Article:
Life Update

I’ve decided to start updating my blog more – the introduction to many a blog post that has heralded years of inactivity, but I will try to make sure that’s not the case here! I have lots of fun and hopefully interesting posts in mind about game design that I would love to share and see spark a discussion. So the plan is to get myself into a regular posting pattern!

I’ve written a little on Twitter about some of the big changes in my life over the past few years, but for anyone who isn’t sure who I am or what’s been going on with me – hi! I’m Alice, I’m a game designer, writer and PhD student. In 2016 I graduated from the University of East London with a degree in Game Design: Story Development, and then spent a year and a half in industry, interning at Failbetter Games and King and then working as a Designer at Outplay Entertainment. In October 2017 I returned to education to start work on my PhD at Abertay University! My research looks at creating interactive narratives and games for cancer patients. I wasn’t planning on continuing my studies at postgraduate level but, between my interest in interactive narrative and the opportunity to be able to make games that will help cancer patients, the PhD felt like a perfect fit.

Some upcoming posts I have planned will focus around my research – branching narrative, serious games and applied design. Others will discuss the design practice and theories that support my work or interest me, and I may write some commentary on games I’m playing (or tabletop games that I’m running). In the meanwhile if anyone wants to chat about story-heavy games, tabletop RPGs or writing for games these are topics I’m always ready to talk about, so comment here or tweet me!

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The Illusion of Choice – and How it Can Improve Games!

I’ve wanted to write a blog post about choice, and lack of choice, in games for quite a while, but I’ve struggled to coherently summarize my thoughts on the topic.Last night while at the Oxford and London Interactive Fiction Meetup we ended up discussing stories in games that appear to give players choices but reach the same outcome regardless of player choice. This conversation has helped me reach a conclusion about what I want to say in this blog post.

As someone who studies, writes and designs games, and as a particular fan of games with branching narrative, I’ve often heard criticism of games which present players with choices that have little to no impact on the subsequent events of the game. As a player I have mixed feelings about these inconsequential choices. Although it’s frustrating to know that my choices will ultimately lead to a forgone conclusion, I enjoy making the choices nonetheless. Despite knowing that my character’s actions have no real agency, I’ll buy into the fiction of roleplaying the decision-making process.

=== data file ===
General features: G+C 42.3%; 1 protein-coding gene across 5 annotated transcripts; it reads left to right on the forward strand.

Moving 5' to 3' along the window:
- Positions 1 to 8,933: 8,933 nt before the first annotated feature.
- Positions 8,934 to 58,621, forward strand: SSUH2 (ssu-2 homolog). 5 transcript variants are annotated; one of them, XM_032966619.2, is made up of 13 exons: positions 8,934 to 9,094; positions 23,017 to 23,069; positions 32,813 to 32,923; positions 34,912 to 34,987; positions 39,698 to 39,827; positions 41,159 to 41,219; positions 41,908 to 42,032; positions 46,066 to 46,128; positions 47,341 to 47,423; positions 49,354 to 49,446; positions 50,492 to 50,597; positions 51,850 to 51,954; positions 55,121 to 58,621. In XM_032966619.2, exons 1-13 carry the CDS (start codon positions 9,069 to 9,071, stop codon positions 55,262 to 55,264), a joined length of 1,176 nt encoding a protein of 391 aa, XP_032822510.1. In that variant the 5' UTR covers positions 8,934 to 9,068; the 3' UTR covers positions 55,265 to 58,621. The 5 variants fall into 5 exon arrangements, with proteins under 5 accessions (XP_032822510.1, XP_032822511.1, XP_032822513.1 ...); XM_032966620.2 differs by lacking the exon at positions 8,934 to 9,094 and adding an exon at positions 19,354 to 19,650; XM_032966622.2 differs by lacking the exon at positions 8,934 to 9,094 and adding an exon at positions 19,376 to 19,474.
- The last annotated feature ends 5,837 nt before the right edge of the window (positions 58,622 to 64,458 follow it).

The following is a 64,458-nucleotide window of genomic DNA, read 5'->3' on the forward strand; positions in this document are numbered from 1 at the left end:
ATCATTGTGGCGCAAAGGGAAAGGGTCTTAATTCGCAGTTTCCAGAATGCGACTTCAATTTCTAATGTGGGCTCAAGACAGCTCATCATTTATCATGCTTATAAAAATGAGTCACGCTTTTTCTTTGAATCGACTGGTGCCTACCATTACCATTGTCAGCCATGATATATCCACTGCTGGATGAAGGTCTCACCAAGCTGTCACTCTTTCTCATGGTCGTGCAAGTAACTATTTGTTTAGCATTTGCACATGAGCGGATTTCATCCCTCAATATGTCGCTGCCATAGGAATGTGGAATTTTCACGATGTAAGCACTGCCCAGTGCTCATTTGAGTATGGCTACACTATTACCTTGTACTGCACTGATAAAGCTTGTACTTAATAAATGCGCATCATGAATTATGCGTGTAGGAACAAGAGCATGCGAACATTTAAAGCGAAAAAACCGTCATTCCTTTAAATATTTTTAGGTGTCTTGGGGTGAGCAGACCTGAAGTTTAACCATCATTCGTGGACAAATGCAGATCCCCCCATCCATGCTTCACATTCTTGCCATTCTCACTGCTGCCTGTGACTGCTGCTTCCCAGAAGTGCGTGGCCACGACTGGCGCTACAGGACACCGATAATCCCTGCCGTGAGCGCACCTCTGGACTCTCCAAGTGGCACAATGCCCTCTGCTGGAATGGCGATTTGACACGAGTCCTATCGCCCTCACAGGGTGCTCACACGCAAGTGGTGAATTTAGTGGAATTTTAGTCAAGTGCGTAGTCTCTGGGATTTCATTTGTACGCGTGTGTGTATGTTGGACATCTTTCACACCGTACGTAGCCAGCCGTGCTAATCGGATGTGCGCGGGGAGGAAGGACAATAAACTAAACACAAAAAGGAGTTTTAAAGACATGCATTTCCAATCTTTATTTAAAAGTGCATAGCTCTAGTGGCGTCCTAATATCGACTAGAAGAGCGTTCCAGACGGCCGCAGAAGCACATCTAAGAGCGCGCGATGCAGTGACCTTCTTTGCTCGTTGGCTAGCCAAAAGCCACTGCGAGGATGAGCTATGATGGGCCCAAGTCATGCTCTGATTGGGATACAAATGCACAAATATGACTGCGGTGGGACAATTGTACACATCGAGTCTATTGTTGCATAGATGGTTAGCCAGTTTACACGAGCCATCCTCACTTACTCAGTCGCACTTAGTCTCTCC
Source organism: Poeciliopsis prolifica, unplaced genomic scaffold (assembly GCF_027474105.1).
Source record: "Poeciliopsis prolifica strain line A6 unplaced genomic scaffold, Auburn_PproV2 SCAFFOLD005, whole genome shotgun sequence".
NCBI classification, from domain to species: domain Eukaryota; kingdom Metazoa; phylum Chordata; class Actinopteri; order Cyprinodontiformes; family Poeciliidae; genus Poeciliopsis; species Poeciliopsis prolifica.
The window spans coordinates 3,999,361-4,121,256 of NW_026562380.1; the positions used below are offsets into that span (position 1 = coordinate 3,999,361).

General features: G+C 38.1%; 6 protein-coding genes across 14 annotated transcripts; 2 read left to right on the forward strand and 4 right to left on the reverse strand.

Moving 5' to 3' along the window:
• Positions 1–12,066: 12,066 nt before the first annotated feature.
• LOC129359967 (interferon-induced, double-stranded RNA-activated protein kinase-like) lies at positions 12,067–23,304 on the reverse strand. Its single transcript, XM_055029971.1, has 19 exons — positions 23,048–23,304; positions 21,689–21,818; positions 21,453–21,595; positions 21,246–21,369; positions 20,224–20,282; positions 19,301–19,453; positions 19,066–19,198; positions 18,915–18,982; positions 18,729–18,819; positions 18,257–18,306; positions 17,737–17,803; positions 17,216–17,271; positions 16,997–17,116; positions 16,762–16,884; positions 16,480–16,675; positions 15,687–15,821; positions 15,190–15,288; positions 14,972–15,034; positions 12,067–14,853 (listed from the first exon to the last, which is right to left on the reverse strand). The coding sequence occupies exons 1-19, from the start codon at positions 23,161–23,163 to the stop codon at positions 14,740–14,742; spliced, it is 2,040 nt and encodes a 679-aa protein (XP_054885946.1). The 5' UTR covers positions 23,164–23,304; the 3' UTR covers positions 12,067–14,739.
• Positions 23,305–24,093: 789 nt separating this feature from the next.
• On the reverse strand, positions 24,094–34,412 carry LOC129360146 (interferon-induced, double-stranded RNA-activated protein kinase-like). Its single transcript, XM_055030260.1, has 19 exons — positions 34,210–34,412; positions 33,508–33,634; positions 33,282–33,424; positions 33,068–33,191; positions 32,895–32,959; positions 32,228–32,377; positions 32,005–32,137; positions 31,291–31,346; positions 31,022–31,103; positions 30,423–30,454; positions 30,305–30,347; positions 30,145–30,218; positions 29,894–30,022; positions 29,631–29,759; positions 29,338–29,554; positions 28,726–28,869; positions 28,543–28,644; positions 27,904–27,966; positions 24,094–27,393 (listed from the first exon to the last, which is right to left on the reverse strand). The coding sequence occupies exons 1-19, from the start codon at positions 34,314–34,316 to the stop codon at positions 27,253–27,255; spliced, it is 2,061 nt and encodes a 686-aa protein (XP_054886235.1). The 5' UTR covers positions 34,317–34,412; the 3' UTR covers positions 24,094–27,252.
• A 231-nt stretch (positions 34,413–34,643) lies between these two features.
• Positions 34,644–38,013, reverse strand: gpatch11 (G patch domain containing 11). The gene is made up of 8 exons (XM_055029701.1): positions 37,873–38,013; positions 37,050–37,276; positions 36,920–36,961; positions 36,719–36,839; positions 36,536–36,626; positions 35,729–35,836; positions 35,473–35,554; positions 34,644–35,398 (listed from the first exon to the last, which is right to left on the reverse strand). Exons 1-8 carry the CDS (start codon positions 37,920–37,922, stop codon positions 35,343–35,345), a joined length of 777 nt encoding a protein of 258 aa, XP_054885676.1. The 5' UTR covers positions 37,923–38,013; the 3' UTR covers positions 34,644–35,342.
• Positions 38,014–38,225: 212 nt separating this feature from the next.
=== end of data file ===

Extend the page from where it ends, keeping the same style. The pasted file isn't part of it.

When the conversation first turned towards these redundant choices, the group reached a consensus that many decisions which don’t affect the game itself might have a huge affect on how the player experiences the game. Although there is no mechanical change happening, such a choice might completely change the tone of a game for a player. There’s a game design book – Half-Real by Jesper Juul – which expands on this idea of the fiction of the game, and the fiction which the player perceives creating a story that can vary entirely from player to player.

This line of thought lead me to a revelation of my own opinion on the illusion of choice in games. One of the first things we discussed in my creative writing classes at university was the difference between story and plot. One of my lecturers shared E.M. Forster’s definitions of a story and a plot, which have stuck with me since:

“The king died and then the queen died” is a story, “the king died and then the queen died of grief” is a plot.

So in a game where players have choices, but the choices have no effect on the outcome of the story, Jenny might die regardless of whatever decisions the player makes. But, Jenny could be sacrificing herself to save her best friend Max. Or perhaps, in another player’s game Jenny might think Max is jerk and is dying because of his sheer incompetence, her only death wish that he learn a valuable lesson from this shambles. So although the story remains unaffected by the player choice, the plot has been very much changed.

So to sum things up: can the illusion of choice be a good thing? Definitely. While I think it’s really important for interactive fiction writers to strive to include more impactful choices which branch the story as well as the plot, the illusion of choice can be a powerful tool in IF writing. Players can make decisions which have zero impact on a game’s story, but the game’s plot – the reason that events unfold the way they do – might be completely changed.